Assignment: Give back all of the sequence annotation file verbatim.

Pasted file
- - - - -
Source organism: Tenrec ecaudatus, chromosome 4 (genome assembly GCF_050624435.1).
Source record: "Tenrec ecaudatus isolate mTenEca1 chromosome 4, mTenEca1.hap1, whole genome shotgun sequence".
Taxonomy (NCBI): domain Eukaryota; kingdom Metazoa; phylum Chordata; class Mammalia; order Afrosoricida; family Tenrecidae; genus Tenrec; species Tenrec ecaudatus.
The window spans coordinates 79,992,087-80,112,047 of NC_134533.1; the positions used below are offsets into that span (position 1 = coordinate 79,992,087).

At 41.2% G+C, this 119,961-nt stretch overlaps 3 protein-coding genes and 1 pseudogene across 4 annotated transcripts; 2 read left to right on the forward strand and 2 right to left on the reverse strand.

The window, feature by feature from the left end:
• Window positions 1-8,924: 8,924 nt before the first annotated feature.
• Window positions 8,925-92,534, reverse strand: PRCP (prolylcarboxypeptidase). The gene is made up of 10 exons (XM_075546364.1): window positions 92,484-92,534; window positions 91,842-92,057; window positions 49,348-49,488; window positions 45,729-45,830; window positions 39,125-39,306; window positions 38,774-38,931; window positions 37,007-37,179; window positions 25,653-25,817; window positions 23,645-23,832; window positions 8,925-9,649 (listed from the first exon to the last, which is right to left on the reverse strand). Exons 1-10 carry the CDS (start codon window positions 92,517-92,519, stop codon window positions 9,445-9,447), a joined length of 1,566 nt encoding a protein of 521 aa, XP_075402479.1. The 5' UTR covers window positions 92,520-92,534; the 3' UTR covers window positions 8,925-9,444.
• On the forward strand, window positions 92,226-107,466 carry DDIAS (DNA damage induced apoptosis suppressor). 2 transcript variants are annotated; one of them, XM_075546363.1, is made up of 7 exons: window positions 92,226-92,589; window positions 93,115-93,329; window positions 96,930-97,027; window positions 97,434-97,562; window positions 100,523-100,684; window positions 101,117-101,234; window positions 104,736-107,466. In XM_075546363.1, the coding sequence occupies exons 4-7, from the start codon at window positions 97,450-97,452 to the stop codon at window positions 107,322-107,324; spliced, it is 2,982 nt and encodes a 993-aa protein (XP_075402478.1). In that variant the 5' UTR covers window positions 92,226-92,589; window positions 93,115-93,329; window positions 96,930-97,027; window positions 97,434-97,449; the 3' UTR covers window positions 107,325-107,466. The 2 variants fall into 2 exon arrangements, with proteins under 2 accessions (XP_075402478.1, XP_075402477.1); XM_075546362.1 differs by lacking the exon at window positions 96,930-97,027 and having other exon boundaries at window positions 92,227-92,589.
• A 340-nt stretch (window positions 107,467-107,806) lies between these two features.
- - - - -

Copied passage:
Source organism: Tenrec ecaudatus, chromosome 4 (genome assembly GCF_050624435.1).
Source record: "Tenrec ecaudatus isolate mTenEca1 chromosome 4, mTenEca1.hap1, whole genome shotgun sequence".
Taxonomy (NCBI): domain Eukaryota; kingdom Metazoa; phylum Chordata; class Mammalia; order Afrosoricida; family Tenrecidae; genus Tenrec; species Tenrec ecaudatus.
The window spans coordinates 79,992,087-80,112,047 of NC_134533.1; the positions used below are offsets into that span (position 1 = coordinate 79,992,087).

At 41.2% G+C, this 119,961-nt stretch overlaps 3 protein-coding genes and 1 pseudogene across 4 annotated transcripts; 2 read left to right on the forward strand and 2 right to left on the reverse strand.

The window, feature by feature from the left end:
• Window positions 1-8,924: 8,924 nt before the first annotated feature.
• Window positions 8,925-92,534, reverse strand: PRCP (prolylcarboxypeptidase). The gene is made up of 10 exons (XM_075546364.1): window positions 92,484-92,534; window positions 91,842-92,057; window positions 49,348-49,488; window positions 45,729-45,830; window positions 39,125-39,306; window positions 38,774-38,931; window positions 37,007-37,179; window positions 25,653-25,817; window positions 23,645-23,832; window positions 8,925-9,649 (listed from the first exon to the last, which is right to left on the reverse strand). Exons 1-10 carry the CDS (start codon window positions 92,517-92,519, stop codon window positions 9,445-9,447), a joined length of 1,566 nt encoding a protein of 521 aa, XP_075402479.1. The 5' UTR covers window positions 92,520-92,534; the 3' UTR covers window positions 8,925-9,444.
• On the forward strand, window positions 92,226-107,466 carry DDIAS (DNA damage induced apoptosis suppressor). 2 transcript variants are annotated; one of them, XM_075546363.1, is made up of 7 exons: window positions 92,226-92,589; window positions 93,115-93,329; window positions 96,930-97,027; window positions 97,434-97,562; window positions 100,523-100,684; window positions 101,117-101,234; window positions 104,736-107,466. In XM_075546363.1, the coding sequence occupies exons 4-7, from the start codon at window positions 97,450-97,452 to the stop codon at window positions 107,322-107,324; spliced, it is 2,982 nt and encodes a 993-aa protein (XP_075402478.1). In that variant the 5' UTR covers window positions 92,226-92,589; window positions 93,115-93,329; window positions 96,930-97,027; window positions 97,434-97,449; the 3' UTR covers window positions 107,325-107,466. The 2 variants fall into 2 exon arrangements, with proteins under 2 accessions (XP_075402478.1, XP_075402477.1); XM_075546362.1 differs by lacking the exon at window positions 96,930-97,027 and having other exon boundaries at window positions 92,227-92,589.
• A 340-nt stretch (window positions 107,467-107,806) lies between these two features.